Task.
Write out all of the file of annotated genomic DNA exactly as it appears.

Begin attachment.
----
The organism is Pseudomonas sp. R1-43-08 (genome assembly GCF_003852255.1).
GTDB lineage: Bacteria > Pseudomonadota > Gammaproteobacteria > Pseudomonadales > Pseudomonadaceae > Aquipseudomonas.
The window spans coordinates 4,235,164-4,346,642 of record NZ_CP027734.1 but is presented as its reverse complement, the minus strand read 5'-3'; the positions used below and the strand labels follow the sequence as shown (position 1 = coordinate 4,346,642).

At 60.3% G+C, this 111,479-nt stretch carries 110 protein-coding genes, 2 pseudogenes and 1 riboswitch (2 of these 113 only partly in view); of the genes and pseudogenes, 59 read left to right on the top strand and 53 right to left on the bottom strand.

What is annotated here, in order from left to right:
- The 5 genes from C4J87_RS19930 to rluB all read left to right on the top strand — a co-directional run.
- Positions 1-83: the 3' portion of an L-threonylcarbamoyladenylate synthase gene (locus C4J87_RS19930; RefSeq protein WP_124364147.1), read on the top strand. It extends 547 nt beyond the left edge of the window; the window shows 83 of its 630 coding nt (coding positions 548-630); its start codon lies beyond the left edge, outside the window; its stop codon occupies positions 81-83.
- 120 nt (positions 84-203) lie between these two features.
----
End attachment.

The organism is Pseudomonas sp. R1-43-08 (genome assembly GCF_003852255.1).
GTDB lineage: Bacteria > Pseudomonadota > Gammaproteobacteria > Pseudomonadales > Pseudomonadaceae > Aquipseudomonas.
The window spans coordinates 4,235,164-4,346,642 of record NZ_CP027734.1 but is presented as its reverse complement, the minus strand read 5'-3'; the positions used below and the strand labels follow the sequence as shown (position 1 = coordinate 4,346,642).

At 60.3% G+C, this 111,479-nt stretch carries 110 protein-coding genes, 2 pseudogenes and 1 riboswitch (2 of these 113 only partly in view); of the genes and pseudogenes, 59 read left to right on the top strand and 53 right to left on the bottom strand.

What is annotated here, in order from left to right:
- The 5 genes from C4J87_RS19930 to rluB all read left to right on the top strand — a co-directional run.
- Positions 1-83: the 3' portion of an L-threonylcarbamoyladenylate synthase gene (locus C4J87_RS19930; RefSeq protein WP_124364147.1), read on the top strand. It extends 547 nt beyond the left edge of the window; the window shows 83 of its 630 coding nt (coding positions 548-630); its start codon lies beyond the left edge, outside the window; its stop codon occupies positions 81-83.
- 120 nt (positions 84-203) lie between these two features.